Aug. 4, 2004- A St. Croix historian says he has uncovered documentation in Denmark that there were four "queens" who played leading roles in the Fireburn uprising on the island in 1878, and not three, as the the accounts familiar to most Virgin Islanders have it.
St. Croix-born lawyer, fashion designer and historian Wayne James said in a release from Copenhagen on Wednesday that the documents he unearthed in the Danish National Archives pertaining to the "queens" of the Fireburn of Oct. 1, 1878, will require a rewriting of V.I. history.
One 122-year-old document "details everything from the jewelry in the women's possession upon their arrival at the prison in Copenhagen on June 19, 1882, to serve out life sentences of hard labor to their occasional menstrual ailments to their fights with Danish inmates," James said. "Also detailed are their lives on St. Croix prior to Fireburn: the number of children that [they] had borne, their criminal records (if any) their religion, their ages, etc."
But probably the most historically significant detail, he said, "is the fact that the records now establish that there were in fact four, not three 'queens' of the Fireburn as had been previously written in the history books and previously believed."
The Fireburn was an economic uprising of former slaves who 30 years after emancipation were still barred from leaving the island and bound to the same plantations where they had worked when enslaved. Some 50 estates and half of the town of Frederiksted went up in flames, according to historical accounts. Groups of workers torched the town and plantations and made their way east toward Christiansted led by what have been described as three women "Queen Mary" (memorialized in a traditional folksong dating from the 1880s) Thomas, "Queen Agnes" and "Queen Mathilda."
Accounts have referred to Queen Mathilda also being known as "Bottom Belly."
According to James, however, the records he has come upon show definitively that it was another woman who was known by that nickname.
"Queen Mathilda was a young Frederiksted girl in her mid- to late teens named Mathilda McBean," he said in the release, while the woman known as "Bottom Belly" was Susanna Abramsen, who was in her 40s at the time of the Fireburn.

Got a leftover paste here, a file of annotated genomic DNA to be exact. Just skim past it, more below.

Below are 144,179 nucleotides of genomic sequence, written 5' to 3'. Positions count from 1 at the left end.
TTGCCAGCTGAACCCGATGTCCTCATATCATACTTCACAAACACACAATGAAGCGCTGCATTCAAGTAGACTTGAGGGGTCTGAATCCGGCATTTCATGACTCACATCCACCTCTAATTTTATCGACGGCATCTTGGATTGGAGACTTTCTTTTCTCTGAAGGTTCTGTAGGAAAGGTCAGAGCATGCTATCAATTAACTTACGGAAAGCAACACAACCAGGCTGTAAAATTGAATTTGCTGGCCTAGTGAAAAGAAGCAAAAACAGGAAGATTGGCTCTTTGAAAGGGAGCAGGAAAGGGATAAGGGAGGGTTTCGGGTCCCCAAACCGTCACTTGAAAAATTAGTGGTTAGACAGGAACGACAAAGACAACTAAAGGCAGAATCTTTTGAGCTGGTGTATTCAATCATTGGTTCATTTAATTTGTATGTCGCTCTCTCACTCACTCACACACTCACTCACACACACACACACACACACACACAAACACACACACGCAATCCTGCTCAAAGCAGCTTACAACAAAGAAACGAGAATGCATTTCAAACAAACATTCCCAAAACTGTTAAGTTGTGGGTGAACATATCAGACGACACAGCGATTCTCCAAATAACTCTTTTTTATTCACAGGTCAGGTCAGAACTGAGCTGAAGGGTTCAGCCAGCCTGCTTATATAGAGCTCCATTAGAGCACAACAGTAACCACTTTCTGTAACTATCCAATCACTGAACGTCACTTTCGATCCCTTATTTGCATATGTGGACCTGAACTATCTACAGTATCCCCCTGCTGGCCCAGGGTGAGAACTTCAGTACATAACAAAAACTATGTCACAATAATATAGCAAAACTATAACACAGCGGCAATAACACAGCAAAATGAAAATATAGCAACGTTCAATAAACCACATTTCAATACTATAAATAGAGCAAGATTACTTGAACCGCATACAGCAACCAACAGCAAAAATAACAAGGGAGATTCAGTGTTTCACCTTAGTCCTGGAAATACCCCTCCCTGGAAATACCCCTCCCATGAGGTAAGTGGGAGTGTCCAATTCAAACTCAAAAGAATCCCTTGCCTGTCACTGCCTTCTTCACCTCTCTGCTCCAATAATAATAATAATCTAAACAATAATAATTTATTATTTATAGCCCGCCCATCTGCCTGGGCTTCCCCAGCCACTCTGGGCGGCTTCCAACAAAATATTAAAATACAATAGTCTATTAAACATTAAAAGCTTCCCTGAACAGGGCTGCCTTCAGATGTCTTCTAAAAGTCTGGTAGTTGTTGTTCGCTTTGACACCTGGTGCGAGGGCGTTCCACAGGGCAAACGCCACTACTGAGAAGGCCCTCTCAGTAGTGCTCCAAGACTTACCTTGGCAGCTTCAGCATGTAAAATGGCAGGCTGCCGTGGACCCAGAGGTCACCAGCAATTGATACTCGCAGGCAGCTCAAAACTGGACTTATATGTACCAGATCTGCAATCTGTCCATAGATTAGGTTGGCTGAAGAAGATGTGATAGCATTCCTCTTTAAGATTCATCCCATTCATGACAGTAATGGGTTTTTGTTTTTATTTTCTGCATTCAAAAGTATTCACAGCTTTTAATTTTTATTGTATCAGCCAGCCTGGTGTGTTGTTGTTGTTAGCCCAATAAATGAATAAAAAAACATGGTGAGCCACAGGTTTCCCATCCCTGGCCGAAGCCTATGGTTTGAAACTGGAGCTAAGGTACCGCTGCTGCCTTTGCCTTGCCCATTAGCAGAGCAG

James said he also found photographs of the Danish prison, which is no longer standing, including pictures of its cells during the era of the incarceration of the "queens." He said he also came upon a storybook used by the women and a host of other historically significant documents and photos.
Local historians expressed excitement at the news. "James has made a contribution in a significant way to a better understanding of our history," William Sissel, historian for St. Croix's National Park Service facilities, said.
Author and poet Richard Schrader said he looks forward to James's return in order to get a first-hand look at the documents. Schrader has 17 published books on life in the Virgin Islands, including a play titled "1878 Queen Mary an Dem," which he describes as "a work of fiction anchored in fact."
Harold Willocks, author of "The Umbilical Cord," a historical account of the Virgin Islands, said he felt "overwhelmed" at the news. Willocks stated that history needs to be updated periodically, "or else it becomes social commentary, rather than historical fact."
James said he plans to transfer the historical documents and his other findings to the people of the Virgin Islands formally at an appropriate ceremony at a time and place to be announced.
"It gives me great pleasure to once again contribute to the cultural heritage of the Virgin Islands," he said in the release. "Our understanding of ourselves today is inextricably linked to our knowledge of our past. I am proud to participate in the accurate reconstruction of that past."
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